heat to AC changeover?

What could this guy be talking about? It takes weeks to swtich from heat to AC? On a building built in 1970?
"Why did I want a portable air conditioner? I live in a condominium apartment that was constructed in 1970. The hvac system is one that can supply either air conditioning or heat but is not easily converted. This is a central unit that serves all 300+ units. The heat is turned off around mid-April and over a period of weeks is converted to provide air conditioning on May 15th. I live in the Washington DC area and we have some very warm days between these dates. "
His last sentence is true some years, although inside my house it doesn't get warm that quickly.
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On 6/22/14, 12:57 AM, micky wrote:

I was on a ship like that. If we went from the Labrador Current to the Gulf Stream, we might swelter for a couple of days.
Each compartment had a unit with a coil and a fan. For heating, the circulating water came from the boiler. For cooling, it came from a chiller. If they didn't wait for the water to cool, they'd rupture disks.
In addition, I think HVAC guys had to make a change for each compartment unit. The more units you have, the longer it takes.
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On Sunday, June 22, 2014 12:57:42 AM UTC-4, micky wrote:

Sounds like crappola to me. More likely it's the policy of the condo. And being a condo, the owners could change either the policy or the equipment. If this was a real problem with weeks required to change something over, it would be a disaster for similar buildings, eg office buildings, commercial buildings. I don't ever recall it being a problem. And if it took weeks, what would the cost be? Good grief.
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On 6/22/14, 8:19 AM, trader_4 wrote:

George Washington University has an HVAC staff of 14, including licensed engineers. It can take 36 hours to change one building, but it's mostly waiting for the water to cool. Working around the clock, they need at least 2 days to do the 130 buildings. A hot-blooded user might wait weeks because they can't start until most people won't mind losing their heat.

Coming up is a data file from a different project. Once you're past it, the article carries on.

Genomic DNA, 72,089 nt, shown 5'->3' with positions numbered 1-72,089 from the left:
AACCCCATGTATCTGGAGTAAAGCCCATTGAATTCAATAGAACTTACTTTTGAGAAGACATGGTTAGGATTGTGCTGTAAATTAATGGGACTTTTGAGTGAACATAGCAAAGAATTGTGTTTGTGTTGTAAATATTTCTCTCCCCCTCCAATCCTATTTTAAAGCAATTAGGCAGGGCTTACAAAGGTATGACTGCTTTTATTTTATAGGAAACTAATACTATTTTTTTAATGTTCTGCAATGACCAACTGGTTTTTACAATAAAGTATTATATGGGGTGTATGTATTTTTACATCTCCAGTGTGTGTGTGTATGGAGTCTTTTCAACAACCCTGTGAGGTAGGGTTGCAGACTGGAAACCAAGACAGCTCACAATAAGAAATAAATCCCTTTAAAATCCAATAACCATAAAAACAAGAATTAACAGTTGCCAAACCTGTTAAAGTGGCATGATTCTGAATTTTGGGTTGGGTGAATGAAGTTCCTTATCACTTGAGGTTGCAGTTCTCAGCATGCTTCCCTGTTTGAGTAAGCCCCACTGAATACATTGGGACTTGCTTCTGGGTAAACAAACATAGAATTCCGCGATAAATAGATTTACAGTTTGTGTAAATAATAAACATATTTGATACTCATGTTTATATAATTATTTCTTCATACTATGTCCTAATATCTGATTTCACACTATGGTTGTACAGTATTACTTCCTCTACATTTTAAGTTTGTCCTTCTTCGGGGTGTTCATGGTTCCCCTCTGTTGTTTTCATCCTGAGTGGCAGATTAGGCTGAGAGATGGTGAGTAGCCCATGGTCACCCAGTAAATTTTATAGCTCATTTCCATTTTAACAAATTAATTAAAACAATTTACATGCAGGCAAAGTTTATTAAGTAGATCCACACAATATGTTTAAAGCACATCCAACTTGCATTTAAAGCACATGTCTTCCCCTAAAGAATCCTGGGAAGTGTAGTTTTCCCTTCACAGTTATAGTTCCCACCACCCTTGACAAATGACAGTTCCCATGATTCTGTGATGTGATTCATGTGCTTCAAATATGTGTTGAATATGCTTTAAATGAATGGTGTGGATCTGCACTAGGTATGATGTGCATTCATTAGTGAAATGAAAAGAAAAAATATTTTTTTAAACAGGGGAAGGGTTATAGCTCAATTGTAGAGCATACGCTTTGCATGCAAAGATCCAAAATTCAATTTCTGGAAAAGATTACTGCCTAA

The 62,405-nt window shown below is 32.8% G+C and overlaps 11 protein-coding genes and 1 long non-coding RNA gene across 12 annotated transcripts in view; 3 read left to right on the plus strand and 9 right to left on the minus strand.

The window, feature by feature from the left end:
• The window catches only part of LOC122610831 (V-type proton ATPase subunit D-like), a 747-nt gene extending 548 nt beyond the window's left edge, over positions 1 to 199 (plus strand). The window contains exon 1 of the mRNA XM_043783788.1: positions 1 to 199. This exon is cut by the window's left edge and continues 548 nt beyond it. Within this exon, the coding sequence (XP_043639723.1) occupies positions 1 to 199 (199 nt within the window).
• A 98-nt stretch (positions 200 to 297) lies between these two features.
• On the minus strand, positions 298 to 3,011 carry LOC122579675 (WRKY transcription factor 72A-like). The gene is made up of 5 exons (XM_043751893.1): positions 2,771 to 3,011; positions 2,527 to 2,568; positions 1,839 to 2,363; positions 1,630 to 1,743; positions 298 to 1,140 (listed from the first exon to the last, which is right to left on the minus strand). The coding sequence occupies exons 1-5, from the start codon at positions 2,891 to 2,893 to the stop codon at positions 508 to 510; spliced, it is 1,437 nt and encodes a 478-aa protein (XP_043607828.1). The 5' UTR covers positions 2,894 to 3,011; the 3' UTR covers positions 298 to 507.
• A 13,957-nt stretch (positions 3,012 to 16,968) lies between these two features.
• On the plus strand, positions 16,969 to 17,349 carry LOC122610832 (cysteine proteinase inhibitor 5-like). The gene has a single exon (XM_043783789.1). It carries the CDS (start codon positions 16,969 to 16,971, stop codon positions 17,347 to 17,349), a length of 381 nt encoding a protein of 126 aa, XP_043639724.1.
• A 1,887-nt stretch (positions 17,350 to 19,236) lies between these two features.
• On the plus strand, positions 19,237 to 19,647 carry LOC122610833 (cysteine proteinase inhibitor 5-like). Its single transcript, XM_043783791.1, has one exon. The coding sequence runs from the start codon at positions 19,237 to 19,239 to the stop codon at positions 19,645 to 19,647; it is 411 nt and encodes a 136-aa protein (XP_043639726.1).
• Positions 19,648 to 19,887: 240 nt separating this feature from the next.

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On Sunday, June 22, 2014 9:08:25 AM UTC-4, J Burns wrote:

Since you say it takes 36 hours to change over one building and most of that time is waiting for the water to cool, I guess you agree that it's crappola that it actually takes a month to switch over a condo building.
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On 6/22/2014 9:12 AM, trader_4 wrote:

I'd agree with the policy being the factor. Even it is is 106 degrees, we don't turn on the AC before June 1.
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On 06/22/2014 08:42 AM, Ed Pawlowski wrote:
[snip]

For my mother's parents, it was 105 when they lived near Phoenix Arizona. It was very dry there.
Here (east Texas) 80 degrees can be too hot.
--
Mark Lloyd
http://notstupid.us
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On 6/22/14, 9:12 AM, trader_4 wrote:

I don't know if changing a condo could be as much work as changing a campus building. If it were, GWU's crack staff of 14 might do it in 5 days. A smaller staff might take a month.
I imagine another possibility. Maybe the condo depends on a contractor, and it has to be scheduled months ahead. To reduce complaints of being cold, maybe it's not scheduled to start until May 10. If it gets hot in April, the board says, "We're working on it."
A four-pipe system makes both heating and cooling water available to each unit. A developer can save money by using only two pipes, although it entails annual discomfort and labor costs.
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The old save a dollar system. Use one set of pipes and coils and switch either hot or cold water instead of using 2 systems so you can have either cool or heat whenever you want. So everyone gets hot or cold at the same time even if you want it the other way.
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Most? swimming pools in Maryland have that policy too. I understood it when I lived further North and it was never hot in May, but here it's hot in May sometimes and in September for sure. I know it has to do with school kids, but when I went to school The weekday before Memorial Day was our last day, and the day after Labor Day our first. They don't do that here either.
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I would hate to live like that. In my house with a heatpump or the house I used to live in with air and a gas furnace, I could go from heat to cool in the length of time it takes to walk to the thermostat. During the spring and fall, it is often heat at night and cool during the day.
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